Listening in was an education

On Saturday, Jan. 3, I had the good fortune to listen to a handful of people calling on behalf of a candidate for the Iowa House of Representatives for the Tuesday, Jan. 6, special election in Sioux County. I was reminded, again, of some of the fun of living in a small-town, rural area.
Almost everyone who answered was polite to the callers. About the roughest thing said was, “I’ve already made up my mind” and “Probably not.” There was one “Leave me alone,” though. The majority of folks were polite, even in enthusiasm for a candidate.
It’s almost as if telephone etiquette was part of growing up around here. I can’t vouch for what was said after the phone conversation was over, or what folks are like behind the wheel of a car, but good manners were the rule on these calls.
The callers knew many of the folks they were calling, so conversations ranged beyond the script. Some of the older respondents recognized the callers, in one instance, an elementary school teacher remembering the caller from grade school.
Even with wrong numbers, there often was a conversation.
Also reinforced for me was the identification of people to places. When a number was called and the person had moved, the person answering the phone was often still acquainted with that person, recognizing his or her home as previously belonging to the person who had moved on, even to the point of keeping the same phone number.
Apparently you have to live in a home for a prescribed period of time before it becomes yours.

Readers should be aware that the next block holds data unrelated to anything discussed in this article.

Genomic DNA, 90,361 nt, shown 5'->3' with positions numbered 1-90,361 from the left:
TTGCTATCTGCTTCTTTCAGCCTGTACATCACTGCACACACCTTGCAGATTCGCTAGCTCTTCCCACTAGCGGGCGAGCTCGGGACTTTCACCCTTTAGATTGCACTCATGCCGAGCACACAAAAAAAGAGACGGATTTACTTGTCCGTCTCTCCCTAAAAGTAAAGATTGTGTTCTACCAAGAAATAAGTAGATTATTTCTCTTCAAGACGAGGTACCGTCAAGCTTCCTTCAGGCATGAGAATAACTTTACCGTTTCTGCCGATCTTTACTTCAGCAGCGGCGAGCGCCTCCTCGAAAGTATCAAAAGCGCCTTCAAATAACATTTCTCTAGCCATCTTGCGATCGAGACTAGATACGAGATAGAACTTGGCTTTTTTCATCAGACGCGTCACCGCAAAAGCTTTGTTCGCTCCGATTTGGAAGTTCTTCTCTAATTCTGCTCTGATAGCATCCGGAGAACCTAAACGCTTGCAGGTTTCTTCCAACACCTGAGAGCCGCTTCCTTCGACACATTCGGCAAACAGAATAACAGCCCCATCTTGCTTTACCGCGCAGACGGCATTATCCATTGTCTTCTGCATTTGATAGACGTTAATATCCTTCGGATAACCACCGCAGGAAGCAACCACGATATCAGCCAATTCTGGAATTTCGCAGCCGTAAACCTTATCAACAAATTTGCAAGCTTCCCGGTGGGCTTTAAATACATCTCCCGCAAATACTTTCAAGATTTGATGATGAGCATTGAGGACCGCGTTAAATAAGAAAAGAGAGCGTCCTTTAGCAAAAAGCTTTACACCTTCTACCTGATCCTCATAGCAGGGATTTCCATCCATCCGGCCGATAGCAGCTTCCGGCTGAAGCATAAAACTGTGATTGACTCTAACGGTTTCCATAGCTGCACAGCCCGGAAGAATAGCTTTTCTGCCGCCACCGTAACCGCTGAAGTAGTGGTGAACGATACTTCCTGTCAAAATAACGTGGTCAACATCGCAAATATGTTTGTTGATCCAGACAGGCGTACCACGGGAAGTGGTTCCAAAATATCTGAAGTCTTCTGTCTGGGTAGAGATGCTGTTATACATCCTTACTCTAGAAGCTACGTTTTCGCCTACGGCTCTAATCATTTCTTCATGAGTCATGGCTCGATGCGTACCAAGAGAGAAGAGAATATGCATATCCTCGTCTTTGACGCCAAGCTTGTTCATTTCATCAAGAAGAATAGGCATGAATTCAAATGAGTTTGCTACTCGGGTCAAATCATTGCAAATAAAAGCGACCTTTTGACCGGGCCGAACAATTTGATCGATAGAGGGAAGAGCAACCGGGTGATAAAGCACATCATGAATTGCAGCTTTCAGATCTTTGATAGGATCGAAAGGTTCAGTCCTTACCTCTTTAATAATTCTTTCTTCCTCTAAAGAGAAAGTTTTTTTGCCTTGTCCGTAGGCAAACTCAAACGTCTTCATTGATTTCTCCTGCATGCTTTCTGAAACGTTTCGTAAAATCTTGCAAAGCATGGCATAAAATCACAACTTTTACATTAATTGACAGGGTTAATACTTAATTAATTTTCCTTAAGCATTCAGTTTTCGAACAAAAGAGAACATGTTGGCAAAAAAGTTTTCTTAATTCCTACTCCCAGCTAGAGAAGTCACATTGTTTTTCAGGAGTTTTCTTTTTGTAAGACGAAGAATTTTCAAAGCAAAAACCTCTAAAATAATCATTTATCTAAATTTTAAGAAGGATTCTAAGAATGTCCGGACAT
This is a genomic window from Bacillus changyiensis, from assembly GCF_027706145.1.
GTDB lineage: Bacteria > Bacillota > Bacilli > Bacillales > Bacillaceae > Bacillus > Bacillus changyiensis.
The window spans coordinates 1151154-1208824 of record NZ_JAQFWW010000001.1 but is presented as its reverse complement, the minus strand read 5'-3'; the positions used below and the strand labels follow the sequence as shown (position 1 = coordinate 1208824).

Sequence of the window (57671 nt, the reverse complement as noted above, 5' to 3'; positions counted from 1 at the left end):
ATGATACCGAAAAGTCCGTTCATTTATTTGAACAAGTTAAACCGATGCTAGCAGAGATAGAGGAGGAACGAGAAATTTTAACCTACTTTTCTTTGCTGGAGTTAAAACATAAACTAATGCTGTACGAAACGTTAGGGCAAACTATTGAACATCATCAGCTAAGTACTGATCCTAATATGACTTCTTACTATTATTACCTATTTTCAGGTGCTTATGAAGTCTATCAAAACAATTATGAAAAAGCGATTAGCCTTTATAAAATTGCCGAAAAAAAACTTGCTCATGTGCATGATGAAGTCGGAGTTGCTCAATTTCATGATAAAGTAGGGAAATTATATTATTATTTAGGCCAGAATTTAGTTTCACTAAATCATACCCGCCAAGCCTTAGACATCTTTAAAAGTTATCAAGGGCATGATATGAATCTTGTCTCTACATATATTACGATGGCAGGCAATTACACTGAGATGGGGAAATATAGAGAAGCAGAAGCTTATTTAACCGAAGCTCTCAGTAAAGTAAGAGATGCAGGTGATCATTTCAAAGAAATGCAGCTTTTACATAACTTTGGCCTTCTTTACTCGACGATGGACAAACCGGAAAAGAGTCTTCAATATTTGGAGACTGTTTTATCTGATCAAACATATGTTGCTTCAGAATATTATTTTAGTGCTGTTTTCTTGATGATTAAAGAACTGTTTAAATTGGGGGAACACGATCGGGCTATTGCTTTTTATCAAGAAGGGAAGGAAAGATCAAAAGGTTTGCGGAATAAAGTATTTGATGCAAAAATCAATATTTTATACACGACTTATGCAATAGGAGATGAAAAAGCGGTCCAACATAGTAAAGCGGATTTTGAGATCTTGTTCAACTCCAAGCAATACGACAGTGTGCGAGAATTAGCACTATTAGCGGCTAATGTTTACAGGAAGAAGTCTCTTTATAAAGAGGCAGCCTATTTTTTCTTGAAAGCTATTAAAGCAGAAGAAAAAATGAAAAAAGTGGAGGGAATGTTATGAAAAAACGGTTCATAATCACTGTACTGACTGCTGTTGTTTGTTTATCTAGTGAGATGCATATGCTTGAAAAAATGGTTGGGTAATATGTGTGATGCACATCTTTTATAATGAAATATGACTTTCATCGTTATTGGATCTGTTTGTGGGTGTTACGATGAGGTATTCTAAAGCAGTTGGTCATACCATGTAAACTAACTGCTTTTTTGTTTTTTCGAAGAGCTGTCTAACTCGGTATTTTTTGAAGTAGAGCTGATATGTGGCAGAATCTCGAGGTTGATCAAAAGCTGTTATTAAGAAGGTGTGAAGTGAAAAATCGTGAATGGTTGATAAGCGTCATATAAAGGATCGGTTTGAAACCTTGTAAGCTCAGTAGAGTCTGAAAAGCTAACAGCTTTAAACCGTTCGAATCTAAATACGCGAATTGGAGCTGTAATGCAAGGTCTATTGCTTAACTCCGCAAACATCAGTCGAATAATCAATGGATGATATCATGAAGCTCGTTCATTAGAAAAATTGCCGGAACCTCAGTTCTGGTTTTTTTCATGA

Reminds of receiving and giving directions around here: “You know the _______ (fill in the surname here) home? Turn left there until you get to the _______ (fill in the surname here) farm. You turn right there. They live a half mile from the _______ (fill in the surname here) place.”
Be prepared to talk distinctly, I was reminded by the Saturday callers. Senior citizens are a large part of Sioux County’s population. Even if they don’t hear as well as they used to, don’t write them off. They have opinions, so be ready to listen.
Increasingly, a number of the calls involved a person answering the phone who speaks English as a second language. It helps to know the that language. Sioux County isn’t, strictly speaking, an English-only area any more.
It takes courage to get on the phone to make calls for a candidate. First, the person calling identifies himself or herself with a candidate and a party. Second, the caller exposes himself and herself as a person politically involved, which is chancy, given the level of confidence in state and national legislators. Third, the caller is exposed to points of view different from his or her own. And, I’m sure there are any other number of reasons one can list.
I was encouraged with the long list of people who were interested in the candidate and impressed with the folks calling, local politics at its best.


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